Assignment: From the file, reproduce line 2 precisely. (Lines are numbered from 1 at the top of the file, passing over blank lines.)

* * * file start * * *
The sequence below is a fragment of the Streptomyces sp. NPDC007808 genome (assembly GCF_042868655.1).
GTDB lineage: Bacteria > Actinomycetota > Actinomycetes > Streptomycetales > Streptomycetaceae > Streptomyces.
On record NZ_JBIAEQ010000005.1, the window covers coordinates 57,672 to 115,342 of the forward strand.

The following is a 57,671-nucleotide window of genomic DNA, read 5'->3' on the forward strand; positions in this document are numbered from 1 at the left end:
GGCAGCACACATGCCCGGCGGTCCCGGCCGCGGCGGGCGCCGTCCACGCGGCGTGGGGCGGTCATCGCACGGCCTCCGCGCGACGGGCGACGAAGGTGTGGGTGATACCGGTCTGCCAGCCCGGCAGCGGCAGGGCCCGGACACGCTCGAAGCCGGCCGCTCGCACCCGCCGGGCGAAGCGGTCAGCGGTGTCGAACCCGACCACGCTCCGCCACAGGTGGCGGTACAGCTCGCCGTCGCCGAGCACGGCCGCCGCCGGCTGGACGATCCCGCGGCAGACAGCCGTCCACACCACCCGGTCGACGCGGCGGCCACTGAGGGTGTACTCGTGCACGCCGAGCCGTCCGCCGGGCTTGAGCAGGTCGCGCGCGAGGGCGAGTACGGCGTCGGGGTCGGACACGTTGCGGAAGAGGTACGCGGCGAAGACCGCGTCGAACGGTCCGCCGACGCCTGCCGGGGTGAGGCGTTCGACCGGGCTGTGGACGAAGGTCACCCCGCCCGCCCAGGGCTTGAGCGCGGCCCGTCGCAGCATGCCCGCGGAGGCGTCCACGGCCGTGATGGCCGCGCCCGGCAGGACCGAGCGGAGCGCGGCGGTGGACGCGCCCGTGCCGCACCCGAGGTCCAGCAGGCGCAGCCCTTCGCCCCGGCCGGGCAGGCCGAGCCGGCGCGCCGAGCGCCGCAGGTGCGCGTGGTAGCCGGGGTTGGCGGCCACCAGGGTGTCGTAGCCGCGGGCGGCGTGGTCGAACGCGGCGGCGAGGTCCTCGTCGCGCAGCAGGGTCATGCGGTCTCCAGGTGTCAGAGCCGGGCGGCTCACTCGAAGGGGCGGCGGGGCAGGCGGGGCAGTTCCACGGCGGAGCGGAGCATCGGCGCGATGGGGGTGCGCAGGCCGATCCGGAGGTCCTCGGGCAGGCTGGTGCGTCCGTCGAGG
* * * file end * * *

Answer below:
GTDB lineage: Bacteria > Actinomycetota > Actinomycetes > Streptomycetales > Streptomycetaceae > Streptomyces.